Quiet is as quiet sounds

Forums General Discussion Quiet is as quiet sounds

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    spinj
    Participant
    Member

    For some time now my 8 FPE Cricket with Donny’s first-generation carbon fiber shroud and LDC combo has been serving me so well in terms of backyard pest control and target shooting I feel no need to raise the power.   It’s got all the energy I need to eliminate pest pigeons up to 30 yards.  But the best part, aside from the 430 shots I get (with a 10-13 extreme spread), is the stealthiness of the shot report; it’s so quiet I can hear the pellet whizzing towards targets to 27 yards!  Amazing.  Anyway, just wanted to share.

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    Mick-VA
    Participant
    Member

    That sounds fun!  Talk about shot count.  Is that in .22 or .177?  What pellet do you use to match up 8fpe?

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    spinj
    Participant
    Member

    Mick, My Cricket is in .22 caliber.  The energy level is achieved using JSB Exact Express pellets (14.3 grain) at 525 FPS.  The fill working pressure is from 220 – 40 BAR using the gun’s air gauge.  Using my SCBA tank’s gauge, it would be 230 – 50 BAR, which I think is the more accurate pressure range.

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    sirk
    Spectator
    Spectator

    how did you prevent hammer bounce at low regulator output?

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    sirk
    Spectator
    Spectator

    you must be one of the few guys here who can tune airguns properly in wide range of fps output.

    typically all the tuning on US forums is basically trying to max out fps and break the guns mechanics 😂

    well done. 

    i suggest you do a separate tuning thread 👍

     

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    spinj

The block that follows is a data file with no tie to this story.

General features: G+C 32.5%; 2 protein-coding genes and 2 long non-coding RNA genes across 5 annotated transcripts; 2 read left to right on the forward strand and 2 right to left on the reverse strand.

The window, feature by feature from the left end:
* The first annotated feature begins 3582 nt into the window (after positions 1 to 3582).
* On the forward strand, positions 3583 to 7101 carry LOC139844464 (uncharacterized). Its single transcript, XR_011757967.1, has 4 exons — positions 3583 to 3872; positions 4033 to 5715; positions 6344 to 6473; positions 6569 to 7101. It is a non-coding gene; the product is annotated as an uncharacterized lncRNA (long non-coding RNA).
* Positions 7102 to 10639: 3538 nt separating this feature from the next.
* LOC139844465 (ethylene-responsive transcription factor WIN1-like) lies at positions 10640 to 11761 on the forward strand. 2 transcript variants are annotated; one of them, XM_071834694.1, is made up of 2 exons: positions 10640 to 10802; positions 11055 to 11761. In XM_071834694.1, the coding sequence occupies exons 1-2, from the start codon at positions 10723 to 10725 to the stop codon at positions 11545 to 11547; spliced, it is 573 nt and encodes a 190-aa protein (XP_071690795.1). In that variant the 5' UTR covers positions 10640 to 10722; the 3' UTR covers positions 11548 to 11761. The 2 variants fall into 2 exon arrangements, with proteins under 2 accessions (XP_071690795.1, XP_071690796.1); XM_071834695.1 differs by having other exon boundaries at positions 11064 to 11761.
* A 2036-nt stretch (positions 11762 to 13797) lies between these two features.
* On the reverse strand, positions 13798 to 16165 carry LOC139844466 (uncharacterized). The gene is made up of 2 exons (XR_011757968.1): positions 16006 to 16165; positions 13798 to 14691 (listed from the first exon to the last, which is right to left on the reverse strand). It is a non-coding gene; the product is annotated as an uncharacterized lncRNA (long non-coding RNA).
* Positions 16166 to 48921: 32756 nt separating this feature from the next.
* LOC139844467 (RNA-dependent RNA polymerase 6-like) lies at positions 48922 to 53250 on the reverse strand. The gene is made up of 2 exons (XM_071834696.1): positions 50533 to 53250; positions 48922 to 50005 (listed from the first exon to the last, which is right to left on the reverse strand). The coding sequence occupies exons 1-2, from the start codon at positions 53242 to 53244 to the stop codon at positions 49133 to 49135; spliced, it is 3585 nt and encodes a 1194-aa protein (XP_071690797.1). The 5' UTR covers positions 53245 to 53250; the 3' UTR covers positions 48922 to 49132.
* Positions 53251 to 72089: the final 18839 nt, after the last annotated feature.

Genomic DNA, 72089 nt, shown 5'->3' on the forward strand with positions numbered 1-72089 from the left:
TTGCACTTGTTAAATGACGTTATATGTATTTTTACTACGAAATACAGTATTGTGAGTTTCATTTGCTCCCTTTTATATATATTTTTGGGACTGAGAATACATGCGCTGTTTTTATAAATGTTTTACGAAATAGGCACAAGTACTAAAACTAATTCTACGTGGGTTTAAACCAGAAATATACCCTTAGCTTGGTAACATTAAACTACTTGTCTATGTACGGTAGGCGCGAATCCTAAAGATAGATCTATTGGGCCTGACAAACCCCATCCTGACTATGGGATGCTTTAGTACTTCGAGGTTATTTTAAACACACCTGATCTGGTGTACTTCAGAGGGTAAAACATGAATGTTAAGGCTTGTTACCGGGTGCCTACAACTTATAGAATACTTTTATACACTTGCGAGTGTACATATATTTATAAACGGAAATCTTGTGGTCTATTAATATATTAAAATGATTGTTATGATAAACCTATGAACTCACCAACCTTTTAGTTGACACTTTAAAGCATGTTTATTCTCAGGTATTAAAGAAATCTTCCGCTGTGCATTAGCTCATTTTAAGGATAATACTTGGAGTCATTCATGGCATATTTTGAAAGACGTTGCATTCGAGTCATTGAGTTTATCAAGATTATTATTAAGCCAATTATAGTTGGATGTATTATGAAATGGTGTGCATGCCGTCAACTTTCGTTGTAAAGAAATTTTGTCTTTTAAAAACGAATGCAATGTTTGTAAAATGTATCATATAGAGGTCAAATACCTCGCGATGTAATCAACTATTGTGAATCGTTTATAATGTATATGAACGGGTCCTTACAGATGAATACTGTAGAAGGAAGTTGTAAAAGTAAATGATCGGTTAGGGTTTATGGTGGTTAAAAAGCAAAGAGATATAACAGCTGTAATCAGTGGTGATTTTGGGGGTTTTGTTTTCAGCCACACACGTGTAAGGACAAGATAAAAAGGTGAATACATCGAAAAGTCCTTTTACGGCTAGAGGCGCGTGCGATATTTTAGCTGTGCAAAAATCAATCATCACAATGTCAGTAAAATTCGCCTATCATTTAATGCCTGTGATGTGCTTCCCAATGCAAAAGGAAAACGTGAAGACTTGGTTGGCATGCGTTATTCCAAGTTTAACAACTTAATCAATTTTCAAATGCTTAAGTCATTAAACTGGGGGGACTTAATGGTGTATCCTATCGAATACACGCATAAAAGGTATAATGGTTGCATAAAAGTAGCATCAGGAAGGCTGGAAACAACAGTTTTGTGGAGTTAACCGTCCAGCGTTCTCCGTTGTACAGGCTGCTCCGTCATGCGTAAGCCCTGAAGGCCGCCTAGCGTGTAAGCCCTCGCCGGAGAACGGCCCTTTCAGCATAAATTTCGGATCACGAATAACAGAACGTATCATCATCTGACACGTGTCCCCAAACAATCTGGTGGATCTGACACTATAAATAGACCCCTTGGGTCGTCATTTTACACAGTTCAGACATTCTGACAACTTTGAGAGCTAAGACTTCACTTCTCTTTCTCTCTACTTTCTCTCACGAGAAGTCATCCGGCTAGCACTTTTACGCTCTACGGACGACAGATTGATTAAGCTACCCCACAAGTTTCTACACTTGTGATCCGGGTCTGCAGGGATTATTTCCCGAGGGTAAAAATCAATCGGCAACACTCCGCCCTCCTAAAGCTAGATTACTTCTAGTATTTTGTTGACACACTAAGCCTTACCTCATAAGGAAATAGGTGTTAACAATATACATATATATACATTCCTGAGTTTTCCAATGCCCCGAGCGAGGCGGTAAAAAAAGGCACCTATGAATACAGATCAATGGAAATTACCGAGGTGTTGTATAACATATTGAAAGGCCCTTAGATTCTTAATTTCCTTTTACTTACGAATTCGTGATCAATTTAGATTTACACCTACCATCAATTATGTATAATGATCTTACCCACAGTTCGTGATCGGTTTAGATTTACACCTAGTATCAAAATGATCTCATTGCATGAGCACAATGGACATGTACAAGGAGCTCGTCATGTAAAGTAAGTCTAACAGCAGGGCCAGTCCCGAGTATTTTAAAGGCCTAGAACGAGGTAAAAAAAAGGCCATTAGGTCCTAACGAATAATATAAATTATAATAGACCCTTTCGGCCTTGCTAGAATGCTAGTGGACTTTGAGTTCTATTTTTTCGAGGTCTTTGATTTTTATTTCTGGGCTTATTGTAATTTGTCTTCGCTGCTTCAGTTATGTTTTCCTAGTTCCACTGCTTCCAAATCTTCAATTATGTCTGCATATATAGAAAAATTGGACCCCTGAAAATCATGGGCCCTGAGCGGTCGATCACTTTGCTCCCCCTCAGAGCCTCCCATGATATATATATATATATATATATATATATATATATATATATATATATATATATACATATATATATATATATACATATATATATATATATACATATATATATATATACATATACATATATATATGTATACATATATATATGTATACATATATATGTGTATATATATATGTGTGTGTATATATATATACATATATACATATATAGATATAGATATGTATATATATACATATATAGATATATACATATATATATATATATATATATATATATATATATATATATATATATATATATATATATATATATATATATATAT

Participant
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    Sirk, I actually shared my tuning tips here a while back.  I’ll see if I can find the post and share it again.

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    spinj
    Participant
    Member

    Sirk, here are the tuning tips I shared (the italicized passages below).  I copied it from the post I made as a response to someone’s query in the past.

    The key to getting the maximum amount of shots first starts with deciding on a power level that is lower than maximum yet sufficient enough to satisfy your shooting needs.  Then it’s a matter of adjusting your regulator’s output to the point in which you are able to shoot at your desired velocity/pellet energy level.  If your valve spring tension is adjustable (like on guns like the Cricket or Vulcan) start with a medium to tight (compression) setting, while keeping in mind that too much tension results in valve lock and too little results in the likelihood of the tank dumping all the air out due to its inability to seal it in.  There is a happy medium to be reached here.  You should also start with the tension of the hammer spring high as well.  If the velocity is above that which you’ve decided on, decrease the tension on the spring.  If, in such a case, you’ve backed out the adjustment of your hammer spring knob all the way and are still getting high velocities, you will need to use a lower power spring.  Once you’ve reached your target (no pun intended) velocity keep backing out the adjustment knob to further decrease spring tension while still being able to retain the desired velocity.

    Now here’s the not-so-tricky part.  Your goal should be to have a setup that, when the regulator falls below its end-working pressure, the remaining charge in the air tube (unregulated air) allows for a consistent power curve and that the hammer and valve spring tension is tuned to work harmoniously with it to still produce consistent shots.  Remember, at this point the regulator piston will no longer close and seal off the unregulated air.  For clarification, think of an unregulated PCP that is being shot within the sweet spot of its curve.  You want to make sure that the shots coming from this current state of the air reservoir is able to give you the remaining “unregulated” but consistent shots and not those that exhibit a sharp velocity spike, which often results when the hammer and valve spring tension is incorrect.  This is the primary reason why I say that it is necessary to tune/adjust the hammer and valve spring in addition to adjusting the regulator. 

    Quite simply, the spring rate of both the hammer and valve spring must be tuned/adjusted properly (with the valve spring tension to be as little as possible) while still being able to let the gun deliver consistent velocities during its regulated state and also when it comes into its unregulated state.  Adding onto the increased number of shots from a well-tuned system, it is also the extra amount of shots yielded from the unregulated state that basically contributes to an even higher number of overall shots.

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